Friday, August 6, 2021

By Ishwar Achanta

Readers would recognize the title of this column as a play on the words of Victor Hugo “Forty is the old age of youth, fifty is the youth of old age”.

The fact that Phil at 51, wrapped his hands around the Wannamaker Trophy, beating rivals, decades younger than him, is not lost on the likes of us, middle aged, Joe golfers.

Remember Jean van de Velde’s meltdown at the 1999 Open Championship at Carnoustie? Leading by 3 on the 18th tee, the world saw, with bated breath, de Velde’s antics in the Barry Burn, to get into a play off and lose to Paul Lawrie.

At Kiawah Island, S.C, Phil held his nerve for a safe tee shot and a 9 iron to the green and win by 2 from Koepka & Oosthuizen and create history, as the oldest to win a Major.

And it’s not just the Golfers! He joins a legion of athletes who continue to prove that age is just a number.

In cricket crazy India, M.S.Dhoni at 40, Imran Tahir at 43, Wasim Jaffer at 40+, the highest run scorer in Ranji Trophy, 18 time Grand Slam tennis champion, Leander Paes at 48, 38 year olds, boxer, Mary Kom & cricketer, Mithali Raj & paddler Sharat Kamal at 39, chess Grand Master, Vishwanathan Anand at 51 are all, still competing. I have always been overawed by the likes of footballers Peter Shilton (kept goal for England at 41), Dino Zoff (kept goal for Italy at 40) and Teddy Sheringham (played EPL at 42), who pushed the bar in a very demanding sport, playing against young pups.

BEAT THE BLUES

Phil Mickelson

This win of Phil’s resounds across the world. I personally think that this win of his is greater than Tiger’s, come back roar, at The Masters in 2020 at age 43. For one reason, that it was unfortunate that a sublime lefty like Phil, always played under the shadow of Tiger, never being able to showcase his immense talents.

At the post win interview, he said “…one of the moments I’ll cherish my entire life. I don’t know how to describe the feeling of excitement and fulfillment and accomplishment to do something when very few people thought that I could. My desire to play still remains and ……that my belief that I could do it, inspired me to work harder.”

In a world, devastated and turned upside down by the pandemic, every one of us, champions included, need inspiration, support, encouragement, and protection.

Take the case of 23-year-old Naomi Osaka, who pulled out of the French Open, citing her struggle with depression. The great Martina Navratilova said “I am so sad for Osaka. As athletes, we are taught to take care of body and perhaps the mental and emotional aspects get short shrift”.

Now cut to middle aged men and women, great performers in their own spheres of life, suddenly confronted with the blues, dissatisfied with life, oftentimes even ashamed of it. Perhaps it’s that chemical in the brain that gets triggered asking us to relive the youth and not knowing how to, that causes this deep sense of underachievement and irrational thoughts.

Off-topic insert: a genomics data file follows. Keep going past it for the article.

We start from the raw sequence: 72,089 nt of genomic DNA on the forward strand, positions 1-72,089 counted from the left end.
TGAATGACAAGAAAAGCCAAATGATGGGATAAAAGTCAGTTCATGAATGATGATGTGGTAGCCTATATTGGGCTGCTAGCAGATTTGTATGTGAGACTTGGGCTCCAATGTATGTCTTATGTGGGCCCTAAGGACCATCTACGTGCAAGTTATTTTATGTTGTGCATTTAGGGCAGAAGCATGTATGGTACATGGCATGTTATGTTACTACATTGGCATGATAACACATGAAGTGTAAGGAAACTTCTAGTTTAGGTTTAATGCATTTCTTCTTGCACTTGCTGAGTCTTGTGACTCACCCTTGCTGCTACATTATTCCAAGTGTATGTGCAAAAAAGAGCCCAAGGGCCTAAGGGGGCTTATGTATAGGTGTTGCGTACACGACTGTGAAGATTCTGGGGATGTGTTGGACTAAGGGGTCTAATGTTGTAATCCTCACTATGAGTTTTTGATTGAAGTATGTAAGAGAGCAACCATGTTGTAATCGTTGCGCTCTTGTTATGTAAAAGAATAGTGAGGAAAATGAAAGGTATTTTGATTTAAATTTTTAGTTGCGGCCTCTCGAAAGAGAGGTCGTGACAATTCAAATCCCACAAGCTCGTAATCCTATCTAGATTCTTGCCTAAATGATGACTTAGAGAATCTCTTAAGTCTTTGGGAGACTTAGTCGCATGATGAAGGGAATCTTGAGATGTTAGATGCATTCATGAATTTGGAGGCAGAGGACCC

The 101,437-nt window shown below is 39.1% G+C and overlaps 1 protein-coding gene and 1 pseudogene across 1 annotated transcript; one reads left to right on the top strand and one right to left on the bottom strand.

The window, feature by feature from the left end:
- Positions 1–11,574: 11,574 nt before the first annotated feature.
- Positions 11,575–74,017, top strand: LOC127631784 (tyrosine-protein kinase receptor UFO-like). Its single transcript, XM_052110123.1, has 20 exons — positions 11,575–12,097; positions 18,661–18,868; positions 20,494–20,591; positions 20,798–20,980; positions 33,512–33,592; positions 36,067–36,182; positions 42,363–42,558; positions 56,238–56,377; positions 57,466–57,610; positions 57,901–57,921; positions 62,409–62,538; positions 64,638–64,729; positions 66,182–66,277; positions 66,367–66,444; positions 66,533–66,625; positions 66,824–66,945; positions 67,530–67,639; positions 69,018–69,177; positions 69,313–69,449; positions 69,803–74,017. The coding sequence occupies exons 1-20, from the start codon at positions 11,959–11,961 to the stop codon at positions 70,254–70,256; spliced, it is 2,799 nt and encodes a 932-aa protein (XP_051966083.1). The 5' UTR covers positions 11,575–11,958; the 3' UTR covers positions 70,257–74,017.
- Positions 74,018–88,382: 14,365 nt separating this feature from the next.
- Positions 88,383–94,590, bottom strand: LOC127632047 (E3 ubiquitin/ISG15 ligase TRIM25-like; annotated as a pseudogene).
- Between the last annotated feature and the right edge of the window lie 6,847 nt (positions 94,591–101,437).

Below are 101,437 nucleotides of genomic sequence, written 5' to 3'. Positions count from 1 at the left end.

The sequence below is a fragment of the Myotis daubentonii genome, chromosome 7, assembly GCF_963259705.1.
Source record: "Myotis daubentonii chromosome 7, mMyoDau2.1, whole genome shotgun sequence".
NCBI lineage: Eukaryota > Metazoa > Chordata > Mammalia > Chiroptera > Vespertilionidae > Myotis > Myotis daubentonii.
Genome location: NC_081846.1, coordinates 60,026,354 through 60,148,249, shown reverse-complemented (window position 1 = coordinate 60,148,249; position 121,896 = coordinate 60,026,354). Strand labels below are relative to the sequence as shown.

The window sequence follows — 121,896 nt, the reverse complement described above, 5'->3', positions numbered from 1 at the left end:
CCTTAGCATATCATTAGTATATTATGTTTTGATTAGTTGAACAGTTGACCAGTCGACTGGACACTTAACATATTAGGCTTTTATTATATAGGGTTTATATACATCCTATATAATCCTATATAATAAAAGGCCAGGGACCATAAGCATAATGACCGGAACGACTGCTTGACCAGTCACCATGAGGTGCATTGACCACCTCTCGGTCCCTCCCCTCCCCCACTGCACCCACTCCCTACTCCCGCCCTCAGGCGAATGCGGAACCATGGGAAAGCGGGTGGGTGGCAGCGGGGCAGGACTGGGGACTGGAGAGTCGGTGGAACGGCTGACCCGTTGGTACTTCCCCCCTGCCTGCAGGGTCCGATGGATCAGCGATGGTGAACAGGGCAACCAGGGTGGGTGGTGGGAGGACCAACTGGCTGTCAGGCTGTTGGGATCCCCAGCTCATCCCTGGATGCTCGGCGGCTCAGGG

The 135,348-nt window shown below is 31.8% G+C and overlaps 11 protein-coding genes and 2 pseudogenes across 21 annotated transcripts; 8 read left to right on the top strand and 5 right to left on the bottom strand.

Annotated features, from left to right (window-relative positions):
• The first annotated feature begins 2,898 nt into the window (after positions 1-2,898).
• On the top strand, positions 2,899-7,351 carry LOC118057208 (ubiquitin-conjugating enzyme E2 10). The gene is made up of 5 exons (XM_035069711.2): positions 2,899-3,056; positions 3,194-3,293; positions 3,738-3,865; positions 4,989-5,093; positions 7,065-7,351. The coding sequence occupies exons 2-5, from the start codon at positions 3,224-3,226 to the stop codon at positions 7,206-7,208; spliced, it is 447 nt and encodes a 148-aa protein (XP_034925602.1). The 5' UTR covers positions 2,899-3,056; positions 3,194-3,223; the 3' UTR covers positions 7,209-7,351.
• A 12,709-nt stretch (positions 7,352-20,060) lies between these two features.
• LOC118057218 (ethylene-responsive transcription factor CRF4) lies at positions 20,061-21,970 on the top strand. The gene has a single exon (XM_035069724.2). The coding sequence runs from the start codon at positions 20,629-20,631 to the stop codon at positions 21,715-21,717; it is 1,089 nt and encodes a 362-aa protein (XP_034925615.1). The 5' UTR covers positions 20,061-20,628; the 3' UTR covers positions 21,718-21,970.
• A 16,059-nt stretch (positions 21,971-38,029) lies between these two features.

As a 55-year-old, perhaps, I am no different than zillions around the planet. A psychologist recently told me, “Consider yourself in transition”.

I read a survey in The Guardian Newspaper that concluded that we are at our most miserable between the ages of 50 and 54 and that happiness does not come round again until you are aged 65-79.

For sure, I am not hanging about till I get to 65 to rediscover happiness and like many others, inspired by Phil’s win, I have begun preparing both my body and mind to get back on to the course, with renewed vigor and set goals, which include uber fitness and perhaps, being able to don India colors, in the senior’s category.

MONEY, MONEY, MONEY

So, do not let anyone tell you Golf is an old man’s game. To win, one needs lots of chutzpah, as the players on the Senior Tour show, each of them, a great name in his youth.

The 2020 Leaderboard shows Bernard Langer leading with earnings of USD 1.825 Million and number 78 having earned USD 101,464, enough cash to make a decent living.

Does Phil, who has talked about playing the Seniors Tour, need to join this bandwagon?

I think not for the time being, with this PGA Championship win, where he picked up a cool USD 2.16 Million, winners’ cheque, he has shown the world he still has lots left and can show the likes of DeChambeau, Dustin, Justin, Rose and others, that he can still fly it 302 yards with the big stick, 7 yards longer than the PGA tour average!

PHIL, THE GENT

At the 2013 Open Championship at Muirfield, on Day 3, I was assigned to Phil Mickelson & Justin Leonard. This was a round where I had nothing to do but just walk and observe the two gents play decent golf, a no frills, no fuss round of golf. Leonard’s 74 and Phil’s 72 were ordinary, but both were thorough gents. There was a large crowd following us and Phil was very gracious in acknowledging the cheers for every shot of his. He has this nice smile and a nod and the fact that he went on to shoot a 66 on the final day and win The Open, was an icing on the cake for me. Shaking hands with him, was an honor.

THANK YOU, PHIL,

Well done, Phil, you have given hope to so many of us. We are inspired to get sharper with our minds, swing better with the Club and make the most of life’s opportunities. Thank you, Phil.,

And finally, this old adage, is closer home than we think “Getting older has some benefits… Call it a “senior moment” and you can get away with pretty much anything!

  • ENDS –

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